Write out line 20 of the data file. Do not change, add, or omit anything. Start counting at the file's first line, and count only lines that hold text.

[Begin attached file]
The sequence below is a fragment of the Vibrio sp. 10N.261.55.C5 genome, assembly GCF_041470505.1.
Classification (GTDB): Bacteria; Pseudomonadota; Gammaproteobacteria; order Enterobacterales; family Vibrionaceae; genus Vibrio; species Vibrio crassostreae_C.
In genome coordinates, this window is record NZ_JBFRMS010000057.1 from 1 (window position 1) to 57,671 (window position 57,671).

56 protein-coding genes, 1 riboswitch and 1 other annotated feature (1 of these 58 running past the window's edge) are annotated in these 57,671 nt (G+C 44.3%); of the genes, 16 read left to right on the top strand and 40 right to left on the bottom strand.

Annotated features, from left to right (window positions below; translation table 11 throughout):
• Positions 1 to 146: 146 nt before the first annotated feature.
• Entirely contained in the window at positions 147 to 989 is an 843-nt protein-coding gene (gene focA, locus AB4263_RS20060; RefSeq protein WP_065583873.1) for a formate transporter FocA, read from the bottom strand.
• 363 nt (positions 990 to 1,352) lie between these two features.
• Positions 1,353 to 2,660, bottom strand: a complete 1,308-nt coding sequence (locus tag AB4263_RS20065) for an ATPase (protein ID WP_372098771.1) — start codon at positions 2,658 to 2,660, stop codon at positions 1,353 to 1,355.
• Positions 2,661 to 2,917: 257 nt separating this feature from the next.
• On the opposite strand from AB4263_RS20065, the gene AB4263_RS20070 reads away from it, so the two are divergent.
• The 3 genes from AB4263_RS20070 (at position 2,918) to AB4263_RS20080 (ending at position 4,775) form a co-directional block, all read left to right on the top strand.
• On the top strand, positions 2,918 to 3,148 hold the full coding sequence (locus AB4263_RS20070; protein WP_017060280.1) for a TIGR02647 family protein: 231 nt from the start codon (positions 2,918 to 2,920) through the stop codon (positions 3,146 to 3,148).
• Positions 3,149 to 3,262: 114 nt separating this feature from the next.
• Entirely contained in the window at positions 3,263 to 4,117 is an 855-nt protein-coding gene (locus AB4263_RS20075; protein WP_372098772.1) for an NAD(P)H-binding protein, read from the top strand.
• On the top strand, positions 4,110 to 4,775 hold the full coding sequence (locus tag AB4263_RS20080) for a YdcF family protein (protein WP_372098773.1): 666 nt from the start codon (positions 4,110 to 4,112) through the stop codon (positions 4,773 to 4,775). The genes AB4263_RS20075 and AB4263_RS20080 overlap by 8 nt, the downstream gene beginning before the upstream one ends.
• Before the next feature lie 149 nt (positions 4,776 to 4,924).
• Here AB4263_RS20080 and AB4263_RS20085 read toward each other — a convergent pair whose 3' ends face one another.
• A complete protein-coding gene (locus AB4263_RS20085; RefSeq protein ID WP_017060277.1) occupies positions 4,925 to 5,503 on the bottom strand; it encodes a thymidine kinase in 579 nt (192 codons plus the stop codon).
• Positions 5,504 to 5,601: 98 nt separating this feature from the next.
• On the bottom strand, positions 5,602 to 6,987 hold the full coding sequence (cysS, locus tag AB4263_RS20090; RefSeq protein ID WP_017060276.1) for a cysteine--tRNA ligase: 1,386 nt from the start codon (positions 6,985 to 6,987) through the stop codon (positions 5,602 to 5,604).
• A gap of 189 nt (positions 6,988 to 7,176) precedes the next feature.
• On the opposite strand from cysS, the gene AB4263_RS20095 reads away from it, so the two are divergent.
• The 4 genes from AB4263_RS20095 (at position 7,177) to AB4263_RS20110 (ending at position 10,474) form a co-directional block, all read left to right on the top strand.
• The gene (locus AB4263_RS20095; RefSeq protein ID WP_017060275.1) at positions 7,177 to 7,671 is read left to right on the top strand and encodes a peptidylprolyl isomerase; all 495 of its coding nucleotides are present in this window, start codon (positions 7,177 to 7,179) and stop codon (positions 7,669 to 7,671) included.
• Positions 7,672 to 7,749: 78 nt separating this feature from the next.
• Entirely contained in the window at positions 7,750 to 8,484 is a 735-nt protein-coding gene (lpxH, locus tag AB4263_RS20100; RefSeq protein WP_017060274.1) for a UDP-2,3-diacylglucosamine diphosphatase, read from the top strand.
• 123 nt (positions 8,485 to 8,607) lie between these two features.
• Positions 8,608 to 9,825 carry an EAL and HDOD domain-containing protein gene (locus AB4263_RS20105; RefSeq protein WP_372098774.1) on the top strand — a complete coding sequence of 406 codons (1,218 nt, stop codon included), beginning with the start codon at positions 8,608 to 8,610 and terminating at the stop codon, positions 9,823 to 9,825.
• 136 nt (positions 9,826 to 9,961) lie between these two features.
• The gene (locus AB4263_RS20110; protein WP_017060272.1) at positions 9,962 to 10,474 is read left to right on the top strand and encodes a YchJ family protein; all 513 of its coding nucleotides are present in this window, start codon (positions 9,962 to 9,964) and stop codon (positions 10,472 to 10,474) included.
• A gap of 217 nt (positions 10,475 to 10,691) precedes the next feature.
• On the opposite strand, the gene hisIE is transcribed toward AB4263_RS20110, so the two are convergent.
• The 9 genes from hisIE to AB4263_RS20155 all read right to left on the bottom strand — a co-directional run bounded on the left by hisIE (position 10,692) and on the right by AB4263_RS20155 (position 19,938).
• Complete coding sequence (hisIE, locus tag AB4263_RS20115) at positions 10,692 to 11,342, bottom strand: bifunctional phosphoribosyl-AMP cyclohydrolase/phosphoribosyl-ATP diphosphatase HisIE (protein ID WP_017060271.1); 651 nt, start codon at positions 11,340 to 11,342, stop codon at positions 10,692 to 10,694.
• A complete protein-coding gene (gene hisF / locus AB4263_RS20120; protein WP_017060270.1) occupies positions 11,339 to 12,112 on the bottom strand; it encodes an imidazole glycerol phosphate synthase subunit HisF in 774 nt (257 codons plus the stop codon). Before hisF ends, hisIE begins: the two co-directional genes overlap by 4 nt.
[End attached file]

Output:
• Positions 5,504 to 5,601: 98 nt separating this feature from the next.